The Emerald HouseContemporary Bedroom

This is an example of a contemporary master bedroom in Other with grey walls, dark hardwood floors and brown floor. —  Houzz
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What Houzz contributors are saying:

Georgia Madden added this to Spotlight On: Hanging Lights11 Apr 2018

Le Roy’s tips include: Less is more: avoid using more than one set of pendants in an open-plan area. If you have hanging lights over your kitchen island, don’t also use them over the dining table beside it.I’m generally not a fan of hanging lights as the only light source in a main room (such as a single pendant in the centre of the living room or bedroom). A layered lighting scheme works best. When using a coloured hanging light, keep the rest of the space neutral or pick up the colour of the hanging light in accessories, such as cushions or a rug. Carry textures through: if using a textural hanging light, use other organic textures elsewhere in the room, such as a sisal rug or tasselled cushions and throws.Read more decorating stories

Joanna Tovia added this to Houzz Tour: Sparkling Emerald Beach House for Holidays and Beyond10 Jul 2017

The first-floor master bedroom is light-filled and comfortable, and connects to the ocean-facing deck adjoining the main living area. The master suite also features a spacious ensuite and dressing room.

Vanessa Walker added this to Best of the Week: Beautiful Spaces Inside and Out17 May 2017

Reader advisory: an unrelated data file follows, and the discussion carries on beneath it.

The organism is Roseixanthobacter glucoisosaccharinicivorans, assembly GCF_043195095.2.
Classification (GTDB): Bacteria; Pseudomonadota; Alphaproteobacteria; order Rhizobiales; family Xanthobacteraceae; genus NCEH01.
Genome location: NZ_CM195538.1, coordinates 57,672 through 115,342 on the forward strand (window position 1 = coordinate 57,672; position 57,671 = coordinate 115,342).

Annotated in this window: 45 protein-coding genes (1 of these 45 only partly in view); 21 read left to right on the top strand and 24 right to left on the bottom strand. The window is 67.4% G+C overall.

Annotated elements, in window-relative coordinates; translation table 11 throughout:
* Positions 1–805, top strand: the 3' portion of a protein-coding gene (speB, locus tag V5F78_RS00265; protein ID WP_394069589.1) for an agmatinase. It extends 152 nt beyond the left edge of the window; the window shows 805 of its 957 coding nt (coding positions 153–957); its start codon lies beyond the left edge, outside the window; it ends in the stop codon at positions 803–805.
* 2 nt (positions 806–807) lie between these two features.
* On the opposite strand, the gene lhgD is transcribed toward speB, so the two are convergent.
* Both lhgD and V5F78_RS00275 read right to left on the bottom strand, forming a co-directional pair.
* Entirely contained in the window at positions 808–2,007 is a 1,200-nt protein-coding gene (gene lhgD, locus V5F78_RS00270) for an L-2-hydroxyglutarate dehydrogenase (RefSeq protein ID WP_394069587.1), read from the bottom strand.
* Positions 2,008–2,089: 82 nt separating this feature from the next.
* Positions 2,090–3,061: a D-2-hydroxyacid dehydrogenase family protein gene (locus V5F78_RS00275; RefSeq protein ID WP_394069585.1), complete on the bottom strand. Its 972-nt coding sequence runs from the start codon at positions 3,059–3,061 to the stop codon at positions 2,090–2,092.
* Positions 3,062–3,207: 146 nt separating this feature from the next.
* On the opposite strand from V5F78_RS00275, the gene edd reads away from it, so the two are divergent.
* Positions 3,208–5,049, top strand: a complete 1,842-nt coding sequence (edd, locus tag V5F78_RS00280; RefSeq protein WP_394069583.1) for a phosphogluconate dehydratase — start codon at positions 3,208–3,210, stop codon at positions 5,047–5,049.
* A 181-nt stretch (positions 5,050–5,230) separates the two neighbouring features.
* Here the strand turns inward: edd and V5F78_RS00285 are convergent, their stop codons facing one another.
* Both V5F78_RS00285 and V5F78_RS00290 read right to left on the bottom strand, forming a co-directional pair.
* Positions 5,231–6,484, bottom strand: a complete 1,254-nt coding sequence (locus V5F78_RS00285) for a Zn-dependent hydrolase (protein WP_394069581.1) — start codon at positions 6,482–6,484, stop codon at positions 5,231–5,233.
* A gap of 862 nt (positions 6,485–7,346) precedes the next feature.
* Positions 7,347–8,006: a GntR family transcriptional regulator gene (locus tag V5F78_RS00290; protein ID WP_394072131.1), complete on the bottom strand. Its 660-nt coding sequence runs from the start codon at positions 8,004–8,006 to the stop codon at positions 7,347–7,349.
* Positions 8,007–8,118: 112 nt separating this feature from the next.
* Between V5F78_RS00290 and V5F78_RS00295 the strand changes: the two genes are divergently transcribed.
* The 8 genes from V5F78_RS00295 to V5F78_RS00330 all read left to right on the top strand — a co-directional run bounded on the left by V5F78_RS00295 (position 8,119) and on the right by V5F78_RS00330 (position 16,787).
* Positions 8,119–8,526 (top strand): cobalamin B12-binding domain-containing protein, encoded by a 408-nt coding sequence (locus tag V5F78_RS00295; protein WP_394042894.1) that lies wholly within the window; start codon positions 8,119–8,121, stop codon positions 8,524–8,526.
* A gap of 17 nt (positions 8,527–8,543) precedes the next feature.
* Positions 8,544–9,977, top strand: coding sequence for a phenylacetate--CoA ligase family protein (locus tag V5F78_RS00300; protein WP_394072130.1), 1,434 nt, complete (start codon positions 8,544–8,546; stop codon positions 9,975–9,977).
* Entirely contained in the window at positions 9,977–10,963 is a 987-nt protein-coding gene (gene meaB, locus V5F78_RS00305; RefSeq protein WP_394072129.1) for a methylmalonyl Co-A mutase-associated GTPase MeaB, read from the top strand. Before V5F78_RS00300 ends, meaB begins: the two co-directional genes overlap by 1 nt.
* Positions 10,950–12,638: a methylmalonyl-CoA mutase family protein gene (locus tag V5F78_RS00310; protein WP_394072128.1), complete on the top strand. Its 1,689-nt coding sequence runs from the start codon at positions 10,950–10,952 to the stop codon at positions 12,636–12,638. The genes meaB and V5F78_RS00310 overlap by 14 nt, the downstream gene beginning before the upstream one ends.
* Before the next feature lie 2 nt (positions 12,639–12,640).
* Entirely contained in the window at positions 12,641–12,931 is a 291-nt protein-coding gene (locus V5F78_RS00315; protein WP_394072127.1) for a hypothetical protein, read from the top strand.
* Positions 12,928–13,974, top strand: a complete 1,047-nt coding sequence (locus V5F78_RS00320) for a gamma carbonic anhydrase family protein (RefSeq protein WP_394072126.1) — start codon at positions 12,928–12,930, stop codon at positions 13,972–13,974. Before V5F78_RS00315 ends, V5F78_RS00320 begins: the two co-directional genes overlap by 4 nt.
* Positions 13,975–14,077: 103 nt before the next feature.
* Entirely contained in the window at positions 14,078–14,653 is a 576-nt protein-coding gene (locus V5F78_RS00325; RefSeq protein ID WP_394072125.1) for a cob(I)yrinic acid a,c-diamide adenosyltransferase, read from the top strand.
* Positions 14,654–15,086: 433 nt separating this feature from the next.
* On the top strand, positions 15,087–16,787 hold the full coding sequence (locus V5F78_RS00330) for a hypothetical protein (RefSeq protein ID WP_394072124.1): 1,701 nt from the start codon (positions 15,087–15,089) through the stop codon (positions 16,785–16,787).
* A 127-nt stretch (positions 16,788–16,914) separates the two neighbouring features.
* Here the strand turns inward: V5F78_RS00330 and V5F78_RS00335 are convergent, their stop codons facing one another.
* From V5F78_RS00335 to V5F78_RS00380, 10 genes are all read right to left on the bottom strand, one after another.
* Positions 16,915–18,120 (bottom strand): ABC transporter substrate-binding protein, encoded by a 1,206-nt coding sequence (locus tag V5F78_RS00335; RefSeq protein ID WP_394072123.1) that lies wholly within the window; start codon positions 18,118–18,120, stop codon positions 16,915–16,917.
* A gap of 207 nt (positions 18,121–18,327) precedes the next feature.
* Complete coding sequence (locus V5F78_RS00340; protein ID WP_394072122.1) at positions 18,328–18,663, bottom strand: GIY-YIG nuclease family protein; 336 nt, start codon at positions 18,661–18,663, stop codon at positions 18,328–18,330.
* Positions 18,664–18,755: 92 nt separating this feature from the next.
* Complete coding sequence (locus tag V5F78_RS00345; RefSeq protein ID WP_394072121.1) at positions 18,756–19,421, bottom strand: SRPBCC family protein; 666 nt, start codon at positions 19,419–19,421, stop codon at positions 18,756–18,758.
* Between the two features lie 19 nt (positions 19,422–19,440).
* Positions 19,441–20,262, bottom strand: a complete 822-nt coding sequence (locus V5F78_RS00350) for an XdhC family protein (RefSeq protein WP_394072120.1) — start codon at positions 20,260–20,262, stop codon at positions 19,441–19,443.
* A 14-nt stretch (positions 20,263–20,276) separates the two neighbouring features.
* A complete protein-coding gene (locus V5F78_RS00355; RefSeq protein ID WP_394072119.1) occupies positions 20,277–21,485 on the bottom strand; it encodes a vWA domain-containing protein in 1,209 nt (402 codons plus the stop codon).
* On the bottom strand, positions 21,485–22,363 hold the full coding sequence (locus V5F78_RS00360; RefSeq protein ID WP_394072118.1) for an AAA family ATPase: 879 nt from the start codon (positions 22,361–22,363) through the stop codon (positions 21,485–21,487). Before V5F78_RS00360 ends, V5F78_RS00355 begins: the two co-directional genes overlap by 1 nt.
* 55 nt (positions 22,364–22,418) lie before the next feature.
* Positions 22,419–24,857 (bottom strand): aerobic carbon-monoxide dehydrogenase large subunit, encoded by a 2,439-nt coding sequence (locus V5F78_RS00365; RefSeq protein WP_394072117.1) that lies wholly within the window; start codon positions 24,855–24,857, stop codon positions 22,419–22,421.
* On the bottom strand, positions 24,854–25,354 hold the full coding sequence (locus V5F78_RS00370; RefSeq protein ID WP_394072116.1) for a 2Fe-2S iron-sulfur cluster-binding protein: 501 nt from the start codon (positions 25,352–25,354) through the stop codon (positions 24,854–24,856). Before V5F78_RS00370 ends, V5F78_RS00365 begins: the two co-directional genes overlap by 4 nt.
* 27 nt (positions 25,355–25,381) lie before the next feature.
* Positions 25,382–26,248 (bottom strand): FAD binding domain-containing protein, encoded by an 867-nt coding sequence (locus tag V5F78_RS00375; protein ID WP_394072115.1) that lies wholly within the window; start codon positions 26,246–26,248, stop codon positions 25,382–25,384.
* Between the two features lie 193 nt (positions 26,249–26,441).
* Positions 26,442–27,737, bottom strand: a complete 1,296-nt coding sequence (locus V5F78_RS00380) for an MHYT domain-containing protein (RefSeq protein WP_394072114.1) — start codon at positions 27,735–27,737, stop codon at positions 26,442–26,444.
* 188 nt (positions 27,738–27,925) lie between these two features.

Location: Melbourne, VictoriaArchitect: Ned Architecture & DesignWhy we love it: It’s all in the detail. Note the skirting boards – they’re the same stormy blue as the walls – and the strip of timber where the wall meets the ceiling.

Vanessa Walker added this to Interior Designer 101: A Fuss-Free Guide1 May 2017

What to look for when hiring an interior designerWhen you are looking at employing an interior designer, it is very important to think about what you want to achieve visually and spatially, and to look for a designer whose own style will complement your project. It is vital to research the kinds of projects they take on, and if possible, try to view some of their previous work to get a good feel for the designer themselves. Even better, bring along some visual cues, such as mood boards, even the names of brands or designers whose products you love – make sure you can tell them why. Try to understand why you like a particular style, fabric or finish – but when you involve an interior designer, try to go in with an open mind. These people are experts, and their opinions should be treated with respect. Try to combine your ideas with their suggestions; they may come up with ideas or combinations you would never have thought of, or know of places that create something similar for less. Similarly, they should treat your vision for your home with respect – the relationship should be one of mutual understanding, respect, give and take.

What Houzzers are commenting on:

R Mares added this to 546 master suite30 Jun 2019

side entrance to walk-in closet & bathroom

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